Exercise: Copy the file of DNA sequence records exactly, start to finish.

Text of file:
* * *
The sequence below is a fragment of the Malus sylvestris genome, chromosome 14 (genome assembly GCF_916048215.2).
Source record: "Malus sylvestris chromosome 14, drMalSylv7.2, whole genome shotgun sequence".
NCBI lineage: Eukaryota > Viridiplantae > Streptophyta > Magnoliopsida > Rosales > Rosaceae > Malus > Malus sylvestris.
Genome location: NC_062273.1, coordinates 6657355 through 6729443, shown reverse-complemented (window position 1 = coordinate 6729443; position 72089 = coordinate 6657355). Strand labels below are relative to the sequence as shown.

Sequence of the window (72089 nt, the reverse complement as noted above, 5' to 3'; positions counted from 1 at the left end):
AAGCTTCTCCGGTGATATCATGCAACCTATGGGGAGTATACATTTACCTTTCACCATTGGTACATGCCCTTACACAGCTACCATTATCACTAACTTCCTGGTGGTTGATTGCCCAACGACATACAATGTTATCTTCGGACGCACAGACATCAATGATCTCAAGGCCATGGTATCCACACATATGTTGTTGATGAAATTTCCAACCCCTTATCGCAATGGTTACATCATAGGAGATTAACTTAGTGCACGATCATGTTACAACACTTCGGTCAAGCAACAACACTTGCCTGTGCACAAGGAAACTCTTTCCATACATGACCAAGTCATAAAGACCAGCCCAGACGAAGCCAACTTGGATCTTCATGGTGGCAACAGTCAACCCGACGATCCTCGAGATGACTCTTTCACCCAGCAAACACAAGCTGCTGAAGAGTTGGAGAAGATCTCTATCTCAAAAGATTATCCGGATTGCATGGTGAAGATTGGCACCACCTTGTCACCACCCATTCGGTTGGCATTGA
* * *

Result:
The sequence below is a fragment of the Malus sylvestris genome, chromosome 14 (genome assembly GCF_916048215.2).
Source record: "Malus sylvestris chromosome 14, drMalSylv7.2, whole genome shotgun sequence".
NCBI lineage: Eukaryota > Viridiplantae > Streptophyta > Magnoliopsida > Rosales > Rosaceae > Malus > Malus sylvestris.
Genome location: NC_062273.1, coordinates 6657355 through 6729443, shown reverse-complemented (window position 1 = coordinate 6729443; position 72089 = coordinate 6657355). Strand labels below are relative to the sequence as shown.

Sequence of the window (72089 nt, the reverse complement as noted above, 5' to 3'; positions counted from 1 at the left end):
AAGCTTCTCCGGTGATATCATGCAACCTATGGGGAGTATACATTTACCTTTCACCATTGGTACATGCCCTTACACAGCTACCATTATCACTAACTTCCTGGTGGTTGATTGCCCAACGACATACAATGTTATCTTCGGACGCACAGACATCAATGATCTCAAGGCCATGGTATCCACACATATGTTGTTGATGAAATTTCCAACCCCTTATCGCAATGGTTACATCATAGGAGATTAACTTAGTGCACGATCATGTTACAACACTTCGGTCAAGCAACAACACTTGCCTGTGCACAAGGAAACTCTTTCCATACATGACCAAGTCATAAAGACCAGCCCAGACGAAGCCAACTTGGATCTTCATGGTGGCAACAGTCAACCCGACGATCCTCGAGATGACTCTTTCACCCAGCAAACACAAGCTGCTGAAGAGTTGGAGAAGATCTCTATCTCAAAAGATTATCCGGATTGCATGGTGAAGATTGGCACCACCTTGTCACCACCCATTCGGTTGGCATTGA